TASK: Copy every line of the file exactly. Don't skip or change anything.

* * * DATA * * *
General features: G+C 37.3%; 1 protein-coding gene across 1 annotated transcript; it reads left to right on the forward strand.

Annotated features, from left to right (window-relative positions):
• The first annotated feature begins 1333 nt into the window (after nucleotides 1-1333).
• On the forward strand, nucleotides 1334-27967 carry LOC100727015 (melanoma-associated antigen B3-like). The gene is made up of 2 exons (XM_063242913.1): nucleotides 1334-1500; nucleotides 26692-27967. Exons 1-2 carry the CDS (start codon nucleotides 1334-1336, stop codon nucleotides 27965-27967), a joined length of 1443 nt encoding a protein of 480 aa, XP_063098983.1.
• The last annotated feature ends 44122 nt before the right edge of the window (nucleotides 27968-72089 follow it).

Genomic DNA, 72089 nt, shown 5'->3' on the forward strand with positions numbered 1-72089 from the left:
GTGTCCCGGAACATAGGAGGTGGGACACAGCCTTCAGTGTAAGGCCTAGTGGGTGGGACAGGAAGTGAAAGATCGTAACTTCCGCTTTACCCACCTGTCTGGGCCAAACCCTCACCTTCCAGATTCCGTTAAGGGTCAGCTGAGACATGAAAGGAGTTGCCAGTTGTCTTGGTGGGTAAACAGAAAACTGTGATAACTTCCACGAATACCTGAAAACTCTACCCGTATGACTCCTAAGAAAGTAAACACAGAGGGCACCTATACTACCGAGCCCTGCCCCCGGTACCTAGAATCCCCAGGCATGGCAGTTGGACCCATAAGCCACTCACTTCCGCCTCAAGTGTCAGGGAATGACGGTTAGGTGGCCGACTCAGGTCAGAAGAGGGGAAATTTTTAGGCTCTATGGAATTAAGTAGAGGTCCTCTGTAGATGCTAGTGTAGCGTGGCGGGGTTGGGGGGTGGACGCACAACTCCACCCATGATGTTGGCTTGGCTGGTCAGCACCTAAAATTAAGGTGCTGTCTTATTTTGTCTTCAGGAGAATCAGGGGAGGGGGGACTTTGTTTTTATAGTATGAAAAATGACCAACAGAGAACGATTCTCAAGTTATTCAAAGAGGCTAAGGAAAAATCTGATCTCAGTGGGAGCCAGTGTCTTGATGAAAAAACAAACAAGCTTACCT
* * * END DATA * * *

General features: G+C 37.3%; 1 protein-coding gene across 1 annotated transcript; it reads left to right on the forward strand.

Annotated features, from left to right (window-relative positions):
• The first annotated feature begins 1333 nt into the window (after nucleotides 1-1333).
• On the forward strand, nucleotides 1334-27967 carry LOC100727015 (melanoma-associated antigen B3-like). The gene is made up of 2 exons (XM_063242913.1): nucleotides 1334-1500; nucleotides 26692-27967. Exons 1-2 carry the CDS (start codon nucleotides 1334-1336, stop codon nucleotides 27965-27967), a joined length of 1443 nt encoding a protein of 480 aa, XP_063098983.1.
• The last annotated feature ends 44122 nt before the right edge of the window (nucleotides 27968-72089 follow it).

Genomic DNA, 72089 nt, shown 5'->3' on the forward strand with positions numbered 1-72089 from the left:
GTGTCCCGGAACATAGGAGGTGGGACACAGCCTTCAGTGTAAGGCCTAGTGGGTGGGACAGGAAGTGAAAGATCGTAACTTCCGCTTTACCCACCTGTCTGGGCCAAACCCTCACCTTCCAGATTCCGTTAAGGGTCAGCTGAGACATGAAAGGAGTTGCCAGTTGTCTTGGTGGGTAAACAGAAAACTGTGATAACTTCCACGAATACCTGAAAACTCTACCCGTATGACTCCTAAGAAAGTAAACACAGAGGGCACCTATACTACCGAGCCCTGCCCCCGGTACCTAGAATCCCCAGGCATGGCAGTTGGACCCATAAGCCACTCACTTCCGCCTCAAGTGTCAGGGAATGACGGTTAGGTGGCCGACTCAGGTCAGAAGAGGGGAAATTTTTAGGCTCTATGGAATTAAGTAGAGGTCCTCTGTAGATGCTAGTGTAGCGTGGCGGGGTTGGGGGGTGGACGCACAACTCCACCCATGATGTTGGCTTGGCTGGTCAGCACCTAAAATTAAGGTGCTGTCTTATTTTGTCTTCAGGAGAATCAGGGGAGGGGGGACTTTGTTTTTATAGTATGAAAAATGACCAACAGAGAACGATTCTCAAGTTATTCAAAGAGGCTAAGGAAAAATCTGATCTCAGTGGGAGCCAGTGTCTTGATGAAAAAACAAACAAGCTTACCT